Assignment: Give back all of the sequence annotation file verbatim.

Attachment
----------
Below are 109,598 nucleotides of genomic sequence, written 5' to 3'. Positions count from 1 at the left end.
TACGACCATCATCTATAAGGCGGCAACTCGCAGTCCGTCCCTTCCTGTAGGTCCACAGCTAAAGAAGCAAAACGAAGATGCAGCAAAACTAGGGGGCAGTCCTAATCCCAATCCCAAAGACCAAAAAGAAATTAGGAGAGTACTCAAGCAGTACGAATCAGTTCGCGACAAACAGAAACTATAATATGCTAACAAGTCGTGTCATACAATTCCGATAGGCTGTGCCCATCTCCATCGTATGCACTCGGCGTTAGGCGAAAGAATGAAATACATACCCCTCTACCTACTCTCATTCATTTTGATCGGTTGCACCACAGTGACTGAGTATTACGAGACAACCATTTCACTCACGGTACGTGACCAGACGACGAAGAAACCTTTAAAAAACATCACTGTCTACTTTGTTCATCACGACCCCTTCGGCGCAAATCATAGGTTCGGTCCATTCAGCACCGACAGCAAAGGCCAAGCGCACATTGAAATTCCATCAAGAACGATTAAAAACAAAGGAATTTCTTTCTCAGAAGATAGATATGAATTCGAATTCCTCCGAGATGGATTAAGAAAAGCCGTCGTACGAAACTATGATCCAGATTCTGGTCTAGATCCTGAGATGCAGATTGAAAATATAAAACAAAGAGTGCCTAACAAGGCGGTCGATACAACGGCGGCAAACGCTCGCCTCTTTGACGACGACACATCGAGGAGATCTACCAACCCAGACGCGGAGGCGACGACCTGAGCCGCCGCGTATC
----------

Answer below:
Below are 109,598 nucleotides of genomic sequence, written 5' to 3'. Positions count from 1 at the left end.
TACGACCATCATCTATAAGGCGGCAACTCGCAGTCCGTCCCTTCCTGTAGGTCCACAGCTAAAGAAGCAAAACGAAGATGCAGCAAAACTAGGGGGCAGTCCTAATCCCAATCCCAAAGACCAAAAAGAAATTAGGAGAGTACTCAAGCAGTACGAATCAGTTCGCGACAAACAGAAACTATAATATGCTAACAAGTCGTGTCATACAATTCCGATAGGCTGTGCCCATCTCCATCGTATGCACTCGGCGTTAGGCGAAAGAATGAAATACATACCCCTCTACCTACTCTCATTCATTTTGATCGGTTGCACCACAGTGACTGAGTATTACGAGACAACCATTTCACTCACGGTACGTGACCAGACGACGAAGAAACCTTTAAAAAACATCACTGTCTACTTTGTTCATCACGACCCCTTCGGCGCAAATCATAGGTTCGGTCCATTCAGCACCGACAGCAAAGGCCAAGCGCACATTGAAATTCCATCAAGAACGATTAAAAACAAAGGAATTTCTTTCTCAGAAGATAGATATGAATTCGAATTCCTCCGAGATGGATTAAGAAAAGCCGTCGTACGAAACTATGATCCAGATTCTGGTCTAGATCCTGAGATGCAGATTGAAAATATAAAACAAAGAGTGCCTAACAAGGCGGTCGATACAACGGCGGCAAACGCTCGCCTCTTTGACGACGACACATCGAGGAGATCTACCAACCCAGACGCGGAGGCGACGACCTGAGCCGCCGCGTATC